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New in 2021: The final year for Marine tankers

The year 2021 will go down as the year that the Marine Corps ditched its tank Marines.

Though the official decision came down in March 2020 from Maine Corps Commandant Gen. David Berger, and the tanks rolled away on train cars from 1st Tank Battalion, 2nd Tank Battalion, and 4th Tank Battalion this past summer, the tankers themselves are still in uniform and their units remain at least for a few more months.

The first to go was A Company, 4th Tank Battalion, in July when the unit cased its colors. Then C Company deactivated in August.

So, following the announcement, an estimated 800 Marines in a tank-related military occupational specialty were given the option to swap jobs or, if they had 15 years retire early. Then, in December, the Corps posted an official administrative message that allowed enlisted and officer tank MOS holders to end their contracts one year early.

Shortly after the C Company deactivation, 39 of its approximately 80 members transferred from the Marine Corps Reserve to the Idaho Army National Guard, most to continue on in tank jobs.

U.S. Marines with the Combined Arms Company in Bulgaria and members of the Norwegian Army drifted their 126,000 pound M1A1 Abrams tanks around an ice track as part of their pre-exercise training in Rena, Norway, Feb. 18, 2016. (Marine Corps)
The Corps is axing all of its tank battalions and cutting grunt units

As part of Commandant of the Marine Corps Gen. David Berger’s plan to redesign the force to confront China and other peer adversaries by 2030, the Marines are axing all three of its tank battalions, and chucking out all law enforcement battalions and bridging companies, according to a news release from Marine Corps Combat Development Command.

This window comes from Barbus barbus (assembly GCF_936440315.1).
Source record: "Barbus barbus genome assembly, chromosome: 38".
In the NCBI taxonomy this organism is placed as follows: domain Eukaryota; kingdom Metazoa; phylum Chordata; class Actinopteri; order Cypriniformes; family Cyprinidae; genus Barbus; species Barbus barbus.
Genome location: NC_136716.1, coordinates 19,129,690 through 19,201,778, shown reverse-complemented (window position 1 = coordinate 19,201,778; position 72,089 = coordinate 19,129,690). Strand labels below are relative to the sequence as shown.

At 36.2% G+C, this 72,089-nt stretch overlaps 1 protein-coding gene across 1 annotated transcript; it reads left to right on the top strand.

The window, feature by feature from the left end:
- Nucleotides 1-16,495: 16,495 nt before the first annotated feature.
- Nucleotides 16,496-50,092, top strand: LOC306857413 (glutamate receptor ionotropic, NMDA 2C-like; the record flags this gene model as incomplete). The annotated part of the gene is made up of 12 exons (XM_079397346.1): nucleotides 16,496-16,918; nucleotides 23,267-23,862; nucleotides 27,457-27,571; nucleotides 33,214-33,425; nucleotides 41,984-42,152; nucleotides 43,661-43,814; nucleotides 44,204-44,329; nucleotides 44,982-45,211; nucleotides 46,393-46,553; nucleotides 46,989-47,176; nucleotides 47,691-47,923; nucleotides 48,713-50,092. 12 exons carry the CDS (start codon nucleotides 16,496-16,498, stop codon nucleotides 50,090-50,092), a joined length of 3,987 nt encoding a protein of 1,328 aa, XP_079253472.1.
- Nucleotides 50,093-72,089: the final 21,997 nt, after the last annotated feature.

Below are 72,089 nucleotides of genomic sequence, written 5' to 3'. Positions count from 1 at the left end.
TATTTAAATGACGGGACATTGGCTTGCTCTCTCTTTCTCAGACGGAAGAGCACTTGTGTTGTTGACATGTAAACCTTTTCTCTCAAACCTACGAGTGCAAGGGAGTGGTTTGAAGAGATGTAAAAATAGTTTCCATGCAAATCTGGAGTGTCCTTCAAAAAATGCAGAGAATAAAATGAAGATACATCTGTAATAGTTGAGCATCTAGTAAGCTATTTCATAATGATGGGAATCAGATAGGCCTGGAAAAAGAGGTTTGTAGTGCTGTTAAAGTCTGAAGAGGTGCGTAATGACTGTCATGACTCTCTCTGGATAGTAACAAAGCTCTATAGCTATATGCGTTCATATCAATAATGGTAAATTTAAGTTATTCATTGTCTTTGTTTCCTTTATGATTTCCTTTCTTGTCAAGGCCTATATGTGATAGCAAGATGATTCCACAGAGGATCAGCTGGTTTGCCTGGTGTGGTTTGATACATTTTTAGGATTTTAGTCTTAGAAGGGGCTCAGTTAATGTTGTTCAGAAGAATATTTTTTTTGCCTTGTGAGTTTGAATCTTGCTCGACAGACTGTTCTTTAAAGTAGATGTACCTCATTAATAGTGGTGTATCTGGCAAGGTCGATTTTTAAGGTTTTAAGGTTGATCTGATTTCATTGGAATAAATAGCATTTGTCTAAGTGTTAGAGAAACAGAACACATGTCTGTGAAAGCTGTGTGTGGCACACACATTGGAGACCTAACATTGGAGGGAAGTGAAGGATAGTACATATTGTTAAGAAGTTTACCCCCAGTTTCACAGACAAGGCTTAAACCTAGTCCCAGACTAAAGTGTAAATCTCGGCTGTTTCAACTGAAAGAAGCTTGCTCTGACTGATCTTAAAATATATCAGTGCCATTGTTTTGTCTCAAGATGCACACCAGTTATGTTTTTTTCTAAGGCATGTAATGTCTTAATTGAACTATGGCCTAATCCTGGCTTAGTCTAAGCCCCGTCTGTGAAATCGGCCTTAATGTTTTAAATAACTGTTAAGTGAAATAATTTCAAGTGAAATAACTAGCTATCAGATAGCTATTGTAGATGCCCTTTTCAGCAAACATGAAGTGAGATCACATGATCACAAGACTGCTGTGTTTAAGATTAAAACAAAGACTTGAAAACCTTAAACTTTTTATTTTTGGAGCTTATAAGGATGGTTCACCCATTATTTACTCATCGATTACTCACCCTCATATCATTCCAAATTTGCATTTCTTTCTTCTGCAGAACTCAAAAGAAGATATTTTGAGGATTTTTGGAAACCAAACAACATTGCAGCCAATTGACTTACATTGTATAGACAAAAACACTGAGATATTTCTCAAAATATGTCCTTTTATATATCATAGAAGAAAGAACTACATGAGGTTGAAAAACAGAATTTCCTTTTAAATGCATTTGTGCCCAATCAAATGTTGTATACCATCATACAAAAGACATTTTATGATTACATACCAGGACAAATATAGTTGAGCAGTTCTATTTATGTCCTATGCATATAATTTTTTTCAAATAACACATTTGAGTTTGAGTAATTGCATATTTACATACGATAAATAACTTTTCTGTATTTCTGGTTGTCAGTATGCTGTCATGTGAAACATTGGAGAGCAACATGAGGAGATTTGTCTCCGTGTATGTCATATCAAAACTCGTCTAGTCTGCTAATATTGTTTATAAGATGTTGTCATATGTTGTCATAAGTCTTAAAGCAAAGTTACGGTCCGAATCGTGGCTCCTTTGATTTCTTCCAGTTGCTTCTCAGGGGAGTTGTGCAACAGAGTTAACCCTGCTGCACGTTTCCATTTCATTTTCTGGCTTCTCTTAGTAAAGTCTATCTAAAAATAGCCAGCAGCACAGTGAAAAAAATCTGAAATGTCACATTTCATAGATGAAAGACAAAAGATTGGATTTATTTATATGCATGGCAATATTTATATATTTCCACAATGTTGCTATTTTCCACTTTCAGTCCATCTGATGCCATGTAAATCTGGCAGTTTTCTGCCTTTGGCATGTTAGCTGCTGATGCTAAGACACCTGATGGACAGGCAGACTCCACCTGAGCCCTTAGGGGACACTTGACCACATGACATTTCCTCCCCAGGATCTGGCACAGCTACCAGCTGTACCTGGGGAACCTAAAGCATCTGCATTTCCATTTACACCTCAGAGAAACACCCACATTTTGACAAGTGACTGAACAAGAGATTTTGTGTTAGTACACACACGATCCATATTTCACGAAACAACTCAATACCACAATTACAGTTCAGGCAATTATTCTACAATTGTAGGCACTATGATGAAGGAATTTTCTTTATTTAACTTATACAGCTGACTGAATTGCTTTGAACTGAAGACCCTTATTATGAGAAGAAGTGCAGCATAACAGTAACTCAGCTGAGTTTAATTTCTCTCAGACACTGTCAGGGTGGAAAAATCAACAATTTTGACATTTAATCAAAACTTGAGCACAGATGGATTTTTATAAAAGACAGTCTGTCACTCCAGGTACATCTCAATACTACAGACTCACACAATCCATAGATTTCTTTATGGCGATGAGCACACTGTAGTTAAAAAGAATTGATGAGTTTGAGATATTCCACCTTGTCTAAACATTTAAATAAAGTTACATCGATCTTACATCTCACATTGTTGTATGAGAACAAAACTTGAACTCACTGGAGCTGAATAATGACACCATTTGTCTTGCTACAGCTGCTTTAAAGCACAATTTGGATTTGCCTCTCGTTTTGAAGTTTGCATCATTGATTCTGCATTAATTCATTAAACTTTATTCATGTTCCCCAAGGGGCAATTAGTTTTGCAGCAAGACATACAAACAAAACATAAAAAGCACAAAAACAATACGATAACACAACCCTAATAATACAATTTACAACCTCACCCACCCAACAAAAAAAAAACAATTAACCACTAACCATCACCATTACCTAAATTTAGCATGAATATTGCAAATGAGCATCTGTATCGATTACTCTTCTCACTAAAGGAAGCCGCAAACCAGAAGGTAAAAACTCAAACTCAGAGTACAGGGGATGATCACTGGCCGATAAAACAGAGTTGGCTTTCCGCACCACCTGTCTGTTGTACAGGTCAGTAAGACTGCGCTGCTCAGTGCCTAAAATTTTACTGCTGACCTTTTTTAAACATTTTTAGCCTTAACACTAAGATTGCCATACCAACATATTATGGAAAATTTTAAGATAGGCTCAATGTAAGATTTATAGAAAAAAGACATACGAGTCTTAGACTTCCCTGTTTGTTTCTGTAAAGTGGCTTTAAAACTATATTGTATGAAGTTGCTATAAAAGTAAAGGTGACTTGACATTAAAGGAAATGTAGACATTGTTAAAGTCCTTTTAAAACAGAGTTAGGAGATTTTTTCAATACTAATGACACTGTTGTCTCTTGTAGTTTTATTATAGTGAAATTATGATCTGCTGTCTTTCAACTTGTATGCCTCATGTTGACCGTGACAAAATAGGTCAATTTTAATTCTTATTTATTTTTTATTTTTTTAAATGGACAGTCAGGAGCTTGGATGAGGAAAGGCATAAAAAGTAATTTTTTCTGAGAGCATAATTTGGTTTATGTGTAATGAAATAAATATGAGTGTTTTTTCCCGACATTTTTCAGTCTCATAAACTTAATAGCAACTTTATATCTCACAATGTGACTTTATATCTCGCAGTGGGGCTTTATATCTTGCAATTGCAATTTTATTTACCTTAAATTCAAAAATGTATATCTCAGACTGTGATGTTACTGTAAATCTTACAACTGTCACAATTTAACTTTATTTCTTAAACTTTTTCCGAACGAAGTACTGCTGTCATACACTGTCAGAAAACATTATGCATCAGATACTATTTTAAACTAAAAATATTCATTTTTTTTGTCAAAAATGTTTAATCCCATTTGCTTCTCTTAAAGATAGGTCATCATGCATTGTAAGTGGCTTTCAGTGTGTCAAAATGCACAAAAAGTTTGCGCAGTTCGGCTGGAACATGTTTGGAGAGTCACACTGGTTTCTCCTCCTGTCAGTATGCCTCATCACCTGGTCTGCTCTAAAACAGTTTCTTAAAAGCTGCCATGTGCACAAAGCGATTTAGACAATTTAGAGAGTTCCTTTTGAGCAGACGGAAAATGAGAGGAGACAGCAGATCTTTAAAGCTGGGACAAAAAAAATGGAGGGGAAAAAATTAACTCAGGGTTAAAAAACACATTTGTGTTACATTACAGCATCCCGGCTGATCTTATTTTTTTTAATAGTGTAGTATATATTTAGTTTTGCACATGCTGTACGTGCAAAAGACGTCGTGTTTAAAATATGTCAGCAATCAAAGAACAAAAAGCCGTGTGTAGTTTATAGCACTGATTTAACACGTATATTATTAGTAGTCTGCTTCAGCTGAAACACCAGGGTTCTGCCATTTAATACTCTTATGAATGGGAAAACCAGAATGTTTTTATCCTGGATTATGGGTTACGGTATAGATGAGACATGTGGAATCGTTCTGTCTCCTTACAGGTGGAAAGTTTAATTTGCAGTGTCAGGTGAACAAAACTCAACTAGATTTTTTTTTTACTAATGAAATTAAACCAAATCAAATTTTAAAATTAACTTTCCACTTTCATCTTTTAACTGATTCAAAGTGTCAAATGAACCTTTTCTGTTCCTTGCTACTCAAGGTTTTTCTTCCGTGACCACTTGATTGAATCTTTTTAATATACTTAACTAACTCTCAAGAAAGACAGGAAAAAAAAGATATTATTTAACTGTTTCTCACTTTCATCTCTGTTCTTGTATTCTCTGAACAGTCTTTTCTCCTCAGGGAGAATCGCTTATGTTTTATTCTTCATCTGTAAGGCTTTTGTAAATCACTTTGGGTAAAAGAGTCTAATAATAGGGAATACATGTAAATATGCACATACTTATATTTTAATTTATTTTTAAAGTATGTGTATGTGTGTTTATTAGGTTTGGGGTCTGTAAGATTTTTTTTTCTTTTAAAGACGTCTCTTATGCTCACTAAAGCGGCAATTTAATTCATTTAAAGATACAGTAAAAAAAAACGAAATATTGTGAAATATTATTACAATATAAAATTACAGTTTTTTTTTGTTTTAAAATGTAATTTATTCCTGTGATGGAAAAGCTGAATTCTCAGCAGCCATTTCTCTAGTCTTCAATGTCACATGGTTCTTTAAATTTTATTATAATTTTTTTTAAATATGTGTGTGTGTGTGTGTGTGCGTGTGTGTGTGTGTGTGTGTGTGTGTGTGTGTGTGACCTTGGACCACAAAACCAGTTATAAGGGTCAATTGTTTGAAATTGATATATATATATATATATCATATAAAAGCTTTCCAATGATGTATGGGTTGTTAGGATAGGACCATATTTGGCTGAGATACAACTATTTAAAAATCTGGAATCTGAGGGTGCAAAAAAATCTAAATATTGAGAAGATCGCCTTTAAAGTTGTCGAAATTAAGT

War games from 2018 and 2019 helped Berger and top Marine leaders pull the trigger on ditching tanks and other major force redesign efforts. Those include reducing the size of the Corps by 12,000 Marines in the next decade, increasing training, reducing conventional artillery in favor of rocket systems and pushing funding to more advanced weapons systems.

Former Marine tank mechanic and 2nd Tank Battalion member Sgt. James Webb also held billets as a driver, rigger and vehicle commander with deployments to Greece, Kuwait and Jordan, he said in a statement.

Begging in October, he started on-the-job training at the Camp Lejeune, North Carolina, headquarters building, running the Marine Mart.

He offered advice to fellow former tankers, and any Marine looking for a change.

“Don’t base your whole Marine Corps experience on your MOS, on your one duty station, or on one enlistment,” Webb said. “Don’t give up. There are so many MOSs that people don’t know about. Do research and find the one that clicks for you.”

The 2nd Tank Battalion is undergoing steps for formal deactivation, which is scheduled for sometime in mid-2021, 2nd Marine Division spokesman 1st Lt. Dan Linfante told Marine Corps Times.

The 1st Tank Battalion is planning its deactivation ceremony for summer 2021, officials with 1st Marine Division said in October.

Fourth Tank Battalion is expected to also be fully deactivated by the end of fiscal year 2021, which concludes at the end of September.

Third Tank Battalion was deactivated in the early 1990s following the Persian Gulf War.

This is an excerpt from “21 Things Marines Need To Know For 2021,” in the January print edition of Marine Corps Times.

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